Electronic Exclusion Expo

Think about the best discussions you’ve ever had, whether with friends, family, or colleagues. Were they great because everyone agreed on the same points, as if only a single voice was speaking, or were they memorable because everyone had a point of view and contributed to the conversation? For me, more people involved in any conversation serves to strengthen the arguments presented. You have to fight for your position, listen to and evaluate other people’s point of view, and ultimately walk away with a stronger sense of what you believe in and an insight into other ways the situation can be viewed. This is the essence of progress and now one of the greatest forums for discussion in video gaming has begun its transformation into an ivory tower.

E3. A single letter and number that for years has signified the greatest neutral ground in all of video gaming; where hundreds of games are shown off to the press, from corporate sponsored outlets like IGN to independent sites with smaller, but no less invested, fan bases. The great thing about E3 has been that everyone gets to see the games and give their fans the coverage they deserve. I use the past tense because that E3 no longer exists. I was informed last week that because of “the tremendous number of requests for media badges” E3 has to institute “caps” on the number of media badges issued to each outlet, based on that outlet’s visibility – how many unique hits they get per month. What this means in basic terms is that we at psnation.org cannot get as many people to E3 as we would like – for the sake of full disclosure I will probably not be able to attend because of this. This sets up a dangerously closed loop. The larger sites that garner more hits per month will have more people at E3, this will allow them to cover the event more thoroughly and generate more content, thus driving more hits to their site. It is the video game equivalent of “No Child Left Behind.” Essentially if you are not one of the larger sites you are going to get pushed out, and if you are at a larger outlet, then good news because your presence at these events is only going to get larger. This could lead to an E3 in the future where it is only covered by a handful of large outlets, with the independent video game media minimized at the event and left to fight over scraps of information already released by the larger sites. This would effectively silence a great number of voices in the conversation that is video game journalism.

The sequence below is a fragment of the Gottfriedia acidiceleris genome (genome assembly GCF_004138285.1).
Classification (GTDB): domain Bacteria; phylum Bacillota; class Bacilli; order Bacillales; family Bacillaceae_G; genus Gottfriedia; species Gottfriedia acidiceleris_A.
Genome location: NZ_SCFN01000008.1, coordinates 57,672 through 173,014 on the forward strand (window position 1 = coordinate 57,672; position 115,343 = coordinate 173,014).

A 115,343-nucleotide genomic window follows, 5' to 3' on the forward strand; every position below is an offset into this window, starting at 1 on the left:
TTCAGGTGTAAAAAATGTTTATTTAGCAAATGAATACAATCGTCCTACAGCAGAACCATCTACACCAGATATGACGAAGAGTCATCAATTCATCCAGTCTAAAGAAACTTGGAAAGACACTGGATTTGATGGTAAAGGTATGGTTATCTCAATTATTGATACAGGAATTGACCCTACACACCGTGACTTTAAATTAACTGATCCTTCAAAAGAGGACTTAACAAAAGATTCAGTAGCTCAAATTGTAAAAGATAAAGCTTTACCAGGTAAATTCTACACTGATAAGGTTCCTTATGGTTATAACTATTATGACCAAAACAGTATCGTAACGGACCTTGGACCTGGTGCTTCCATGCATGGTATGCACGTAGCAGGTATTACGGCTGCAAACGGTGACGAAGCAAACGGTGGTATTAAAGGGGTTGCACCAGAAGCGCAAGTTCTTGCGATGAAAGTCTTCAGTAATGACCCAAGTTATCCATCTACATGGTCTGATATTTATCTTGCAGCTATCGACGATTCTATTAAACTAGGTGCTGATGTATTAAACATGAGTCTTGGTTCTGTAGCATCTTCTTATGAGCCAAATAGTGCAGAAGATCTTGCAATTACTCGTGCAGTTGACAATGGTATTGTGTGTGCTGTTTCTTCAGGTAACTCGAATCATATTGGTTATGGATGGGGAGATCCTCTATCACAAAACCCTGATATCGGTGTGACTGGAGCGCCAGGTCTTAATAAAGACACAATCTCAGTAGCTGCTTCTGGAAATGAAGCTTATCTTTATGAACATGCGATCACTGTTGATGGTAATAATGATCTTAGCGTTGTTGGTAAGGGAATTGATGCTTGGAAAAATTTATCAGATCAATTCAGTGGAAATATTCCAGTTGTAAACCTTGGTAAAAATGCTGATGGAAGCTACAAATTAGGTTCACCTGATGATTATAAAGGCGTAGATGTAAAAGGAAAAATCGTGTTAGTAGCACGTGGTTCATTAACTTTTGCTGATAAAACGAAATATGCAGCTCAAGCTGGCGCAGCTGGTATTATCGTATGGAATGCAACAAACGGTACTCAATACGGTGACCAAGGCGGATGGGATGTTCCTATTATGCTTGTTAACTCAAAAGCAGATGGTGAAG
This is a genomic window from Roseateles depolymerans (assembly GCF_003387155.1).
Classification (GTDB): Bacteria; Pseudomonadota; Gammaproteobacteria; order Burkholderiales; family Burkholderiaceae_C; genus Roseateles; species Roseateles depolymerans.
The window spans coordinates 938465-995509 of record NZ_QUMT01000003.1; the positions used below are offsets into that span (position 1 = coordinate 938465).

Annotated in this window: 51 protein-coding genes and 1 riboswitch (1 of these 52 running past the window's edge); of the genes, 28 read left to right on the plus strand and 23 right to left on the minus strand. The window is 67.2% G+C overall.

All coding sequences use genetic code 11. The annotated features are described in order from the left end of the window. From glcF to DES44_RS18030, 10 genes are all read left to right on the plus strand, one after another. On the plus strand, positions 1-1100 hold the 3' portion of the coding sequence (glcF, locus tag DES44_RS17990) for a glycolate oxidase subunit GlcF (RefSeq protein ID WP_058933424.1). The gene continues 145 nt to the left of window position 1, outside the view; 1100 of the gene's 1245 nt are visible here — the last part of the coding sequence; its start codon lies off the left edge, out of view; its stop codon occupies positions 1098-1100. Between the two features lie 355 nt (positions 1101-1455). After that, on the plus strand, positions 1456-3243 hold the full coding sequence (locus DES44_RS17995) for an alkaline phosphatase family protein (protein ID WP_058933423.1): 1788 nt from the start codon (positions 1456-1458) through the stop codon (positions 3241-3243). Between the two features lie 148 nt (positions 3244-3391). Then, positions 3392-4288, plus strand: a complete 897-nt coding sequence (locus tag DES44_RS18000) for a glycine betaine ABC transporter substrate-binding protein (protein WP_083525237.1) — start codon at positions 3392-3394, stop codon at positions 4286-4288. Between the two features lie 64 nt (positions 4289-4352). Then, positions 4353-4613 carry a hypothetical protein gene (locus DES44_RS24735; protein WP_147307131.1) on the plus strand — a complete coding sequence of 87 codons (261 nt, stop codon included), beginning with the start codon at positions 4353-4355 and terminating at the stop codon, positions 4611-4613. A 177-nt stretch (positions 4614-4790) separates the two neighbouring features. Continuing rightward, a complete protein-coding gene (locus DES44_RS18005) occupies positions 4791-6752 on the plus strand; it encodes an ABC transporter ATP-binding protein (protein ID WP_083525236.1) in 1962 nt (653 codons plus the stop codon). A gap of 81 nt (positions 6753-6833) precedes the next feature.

I understand that there are certain realities to a large media event – only a certain number of people can fit in a convention center. However, the way that E3 attendees are being chosen this year sets up a dynamic that could have long lasting effects on the future of independent outlets that write about games and the fans who read their words. I leave it to you, the readers of psnation.org, to tell me I’m crazy or paranoid, but I truly believe that the wonderfully chaotic nexus of information that E3 generated in the past may be gone. In its place will stand a clean, singular ivory tower with only a handful of voices proclaiming their message from its peak.

Written by Justin Spielmann

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  • Anonymous

    I don’t think you’re paranoid at all. Every passing year it seems that E3 has been wanting to get cozier with larger outlets. I personally have never been to E3, but I listen to about 6 different gaming podcasts, and while I used to get excited for E3 news, it almost seems like they want to make things more difficult for the little guy… whether it be limiting access or leaving little room for smaller developers. Not to mention that it seems that they are terrible with planning in general (from what I can tell) when it comes to crowd control and the like.

    It really is sad that this policy seems to literally piss on the smaller blogs and websites who don’t garner a great deal of traffic…mostly because a lot people depend on those smaller gaming sites for their information, and value them for their community, which include the people who do the reviews and editorials like this one. The idea that those people can no longer get those certain viewpoints because the “powers that be” decided that those outlets MAY not be “important” enough, is just plain mind boggling.